Egyptian Central Security Forces have taken control of a mosque in central Cairo after a long stand-off with Islamist protesters inside who had barricaded themselves in.
Intense clashes had been ongoing around Al-Fath Mosque in Ramses Square Saturday as security forces and those within the mosque exchanged gunfire.
Army spokesman Ahmed Ali said on Saturday afternoon that "violent groups" had fired live ammunition from inside the mosque and on top of its minaret at army and police forces.
Earlier on Saturday Ahram Online's Bel Trew saw armed men shooting at army forces from inside the mosque's minaret. Forces on the ground were returning fire up at the shooters.
Thousands of angry residents of the Ramses district were also seen outside the mosque, some reportedly armed, trying to storm the building. Police are currently besieging the mosque and creating a buffer between the two groups.In an earlier statement on Saturday, Egypt's interior ministry repeated the military's claim about protesters firing from inside the mosque and said that protesters had refused to come out of the mosque
According to Ahram Online's reporter onsite, security forces had started to create an exit passage for Morsi supporters trapped in the mosque. However, the first person attempting to leave the mosque was attacked by angry residents at the scene.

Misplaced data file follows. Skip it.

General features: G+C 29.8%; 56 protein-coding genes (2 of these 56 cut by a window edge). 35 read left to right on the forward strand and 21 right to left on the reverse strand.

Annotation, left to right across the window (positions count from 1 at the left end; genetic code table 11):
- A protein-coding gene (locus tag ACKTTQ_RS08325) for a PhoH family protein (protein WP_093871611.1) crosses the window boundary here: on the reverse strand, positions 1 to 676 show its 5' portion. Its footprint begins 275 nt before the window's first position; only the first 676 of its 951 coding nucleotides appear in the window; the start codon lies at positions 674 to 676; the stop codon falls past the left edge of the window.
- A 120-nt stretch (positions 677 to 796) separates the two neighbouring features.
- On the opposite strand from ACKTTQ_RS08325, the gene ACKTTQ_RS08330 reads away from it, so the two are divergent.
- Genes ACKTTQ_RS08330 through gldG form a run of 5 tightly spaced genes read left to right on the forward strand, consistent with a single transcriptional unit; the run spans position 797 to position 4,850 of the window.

State television reported that the Egyptian police have now arrested those protesters inside who were armed and have secured a safe passage for the others.
Friday saw fierce clashes around the mosque - and nationwide - between supporters of ousted president Mohamed Morsi and opponents, as well as with police.
In his statements, Ali also attacked the coverage of Qatar-owned news satellite channel Al Jazeera of the events at the mosque on Saturday, which suggested that security forces have been the ones firing from on top of the minaret.
"The military forces urge Egyptians not to depend on what is circulated in some media outlets that intentionally distorts facts for the sake of serving suspicious political interests," Ali said.
Qatar has been a close ally of Morsi during his one year in power, before he was ousted by the military in July.
Egypt has reached new heights of tension since security forces had moved to disperse the two pro-Morsi sit-ins in Cairo on Wednesday, leaving hundreds dead and sparking retaliatory violence nationwide.
Supporters of Morsi have vowed to continue protesting against the military-backed government, which in turn has asserted it will confront protesters - whom it has accused of committing "terrorist acts" – with all means necessary.